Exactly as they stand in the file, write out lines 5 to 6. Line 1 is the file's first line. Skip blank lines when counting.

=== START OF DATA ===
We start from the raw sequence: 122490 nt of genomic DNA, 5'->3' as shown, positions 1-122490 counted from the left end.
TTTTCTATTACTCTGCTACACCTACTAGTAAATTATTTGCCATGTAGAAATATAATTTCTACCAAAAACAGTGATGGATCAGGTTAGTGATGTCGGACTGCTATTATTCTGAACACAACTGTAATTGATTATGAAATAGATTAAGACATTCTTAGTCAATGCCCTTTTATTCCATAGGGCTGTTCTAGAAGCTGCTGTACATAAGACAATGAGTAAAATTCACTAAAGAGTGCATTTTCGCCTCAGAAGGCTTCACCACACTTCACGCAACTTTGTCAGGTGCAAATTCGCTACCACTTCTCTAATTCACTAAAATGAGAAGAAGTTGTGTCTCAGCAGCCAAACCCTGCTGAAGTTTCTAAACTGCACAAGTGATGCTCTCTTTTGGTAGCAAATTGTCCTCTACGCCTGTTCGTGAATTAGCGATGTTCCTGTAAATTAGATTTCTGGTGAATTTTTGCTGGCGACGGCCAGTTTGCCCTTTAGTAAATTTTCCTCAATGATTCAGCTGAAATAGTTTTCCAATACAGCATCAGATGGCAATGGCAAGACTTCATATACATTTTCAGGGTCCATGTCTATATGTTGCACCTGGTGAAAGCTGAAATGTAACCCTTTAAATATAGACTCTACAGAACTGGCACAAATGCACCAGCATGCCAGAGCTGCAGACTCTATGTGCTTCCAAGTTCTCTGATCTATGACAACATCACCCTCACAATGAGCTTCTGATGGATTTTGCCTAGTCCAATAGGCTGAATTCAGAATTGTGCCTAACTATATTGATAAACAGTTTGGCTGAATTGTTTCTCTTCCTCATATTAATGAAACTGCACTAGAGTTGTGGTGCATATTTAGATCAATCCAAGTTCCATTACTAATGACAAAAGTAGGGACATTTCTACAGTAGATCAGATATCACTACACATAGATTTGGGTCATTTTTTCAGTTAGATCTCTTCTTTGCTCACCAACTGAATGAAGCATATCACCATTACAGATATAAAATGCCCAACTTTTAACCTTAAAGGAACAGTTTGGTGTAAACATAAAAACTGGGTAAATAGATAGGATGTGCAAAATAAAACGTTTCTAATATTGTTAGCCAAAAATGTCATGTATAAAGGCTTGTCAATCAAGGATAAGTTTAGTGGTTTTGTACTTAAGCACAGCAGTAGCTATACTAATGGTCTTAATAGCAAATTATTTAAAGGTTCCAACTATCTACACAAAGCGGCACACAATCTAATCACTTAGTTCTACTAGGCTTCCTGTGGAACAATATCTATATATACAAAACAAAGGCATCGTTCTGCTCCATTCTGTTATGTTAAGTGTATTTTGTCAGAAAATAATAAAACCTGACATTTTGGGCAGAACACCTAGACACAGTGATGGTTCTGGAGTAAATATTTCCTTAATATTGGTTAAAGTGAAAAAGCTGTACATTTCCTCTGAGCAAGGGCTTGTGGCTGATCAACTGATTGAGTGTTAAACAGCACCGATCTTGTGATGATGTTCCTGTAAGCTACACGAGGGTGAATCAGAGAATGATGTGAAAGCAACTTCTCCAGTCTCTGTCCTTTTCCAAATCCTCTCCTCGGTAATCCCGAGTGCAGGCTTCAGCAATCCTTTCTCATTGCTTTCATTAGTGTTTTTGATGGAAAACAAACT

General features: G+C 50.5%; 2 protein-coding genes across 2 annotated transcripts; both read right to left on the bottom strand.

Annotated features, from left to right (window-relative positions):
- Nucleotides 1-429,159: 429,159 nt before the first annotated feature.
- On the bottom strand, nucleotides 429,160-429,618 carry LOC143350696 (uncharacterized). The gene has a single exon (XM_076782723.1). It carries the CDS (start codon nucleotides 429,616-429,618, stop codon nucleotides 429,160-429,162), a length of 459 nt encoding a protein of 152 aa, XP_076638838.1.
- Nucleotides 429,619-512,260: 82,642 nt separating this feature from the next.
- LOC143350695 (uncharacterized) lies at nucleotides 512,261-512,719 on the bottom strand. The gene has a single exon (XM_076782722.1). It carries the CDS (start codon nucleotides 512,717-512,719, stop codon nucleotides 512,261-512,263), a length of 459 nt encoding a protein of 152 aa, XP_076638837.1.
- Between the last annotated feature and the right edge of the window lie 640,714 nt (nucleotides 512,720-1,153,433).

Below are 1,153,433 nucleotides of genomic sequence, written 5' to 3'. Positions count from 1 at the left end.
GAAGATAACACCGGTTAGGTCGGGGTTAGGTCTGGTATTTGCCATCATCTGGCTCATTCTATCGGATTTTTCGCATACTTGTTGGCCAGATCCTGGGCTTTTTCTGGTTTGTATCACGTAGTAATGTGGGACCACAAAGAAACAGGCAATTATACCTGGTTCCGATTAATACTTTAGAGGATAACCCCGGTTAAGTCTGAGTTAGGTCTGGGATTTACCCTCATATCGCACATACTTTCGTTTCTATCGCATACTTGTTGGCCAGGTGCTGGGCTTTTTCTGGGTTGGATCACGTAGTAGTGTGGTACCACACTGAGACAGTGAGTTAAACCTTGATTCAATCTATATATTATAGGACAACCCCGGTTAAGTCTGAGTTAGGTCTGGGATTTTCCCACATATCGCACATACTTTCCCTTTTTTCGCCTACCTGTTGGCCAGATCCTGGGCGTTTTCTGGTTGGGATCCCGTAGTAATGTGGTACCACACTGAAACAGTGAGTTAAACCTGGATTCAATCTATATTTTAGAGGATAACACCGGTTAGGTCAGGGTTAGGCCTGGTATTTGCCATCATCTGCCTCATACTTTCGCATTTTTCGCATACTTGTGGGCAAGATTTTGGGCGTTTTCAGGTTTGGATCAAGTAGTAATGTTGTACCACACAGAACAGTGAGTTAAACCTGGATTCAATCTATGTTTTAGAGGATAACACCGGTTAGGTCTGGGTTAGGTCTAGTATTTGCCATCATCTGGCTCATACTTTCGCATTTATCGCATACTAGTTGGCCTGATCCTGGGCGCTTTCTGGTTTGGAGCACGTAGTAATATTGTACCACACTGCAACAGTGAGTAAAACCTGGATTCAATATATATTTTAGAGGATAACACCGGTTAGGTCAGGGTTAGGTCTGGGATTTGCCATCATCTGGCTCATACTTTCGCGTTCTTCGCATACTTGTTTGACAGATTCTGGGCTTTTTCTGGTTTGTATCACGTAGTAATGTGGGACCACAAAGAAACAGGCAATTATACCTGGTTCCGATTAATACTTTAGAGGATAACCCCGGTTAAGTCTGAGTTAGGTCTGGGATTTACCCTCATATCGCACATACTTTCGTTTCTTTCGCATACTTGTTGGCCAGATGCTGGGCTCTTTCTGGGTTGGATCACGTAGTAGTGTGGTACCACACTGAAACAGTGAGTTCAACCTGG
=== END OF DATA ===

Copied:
- Nucleotides 1-429,159: 429,159 nt before the first annotated feature.
- On the bottom strand, nucleotides 429,160-429,618 carry LOC143350696 (uncharacterized). The gene has a single exon (XM_076782723.1). It carries the CDS (start codon nucleotides 429,616-429,618, stop codon nucleotides 429,160-429,162), a length of 459 nt encoding a protein of 152 aa, XP_076638838.1.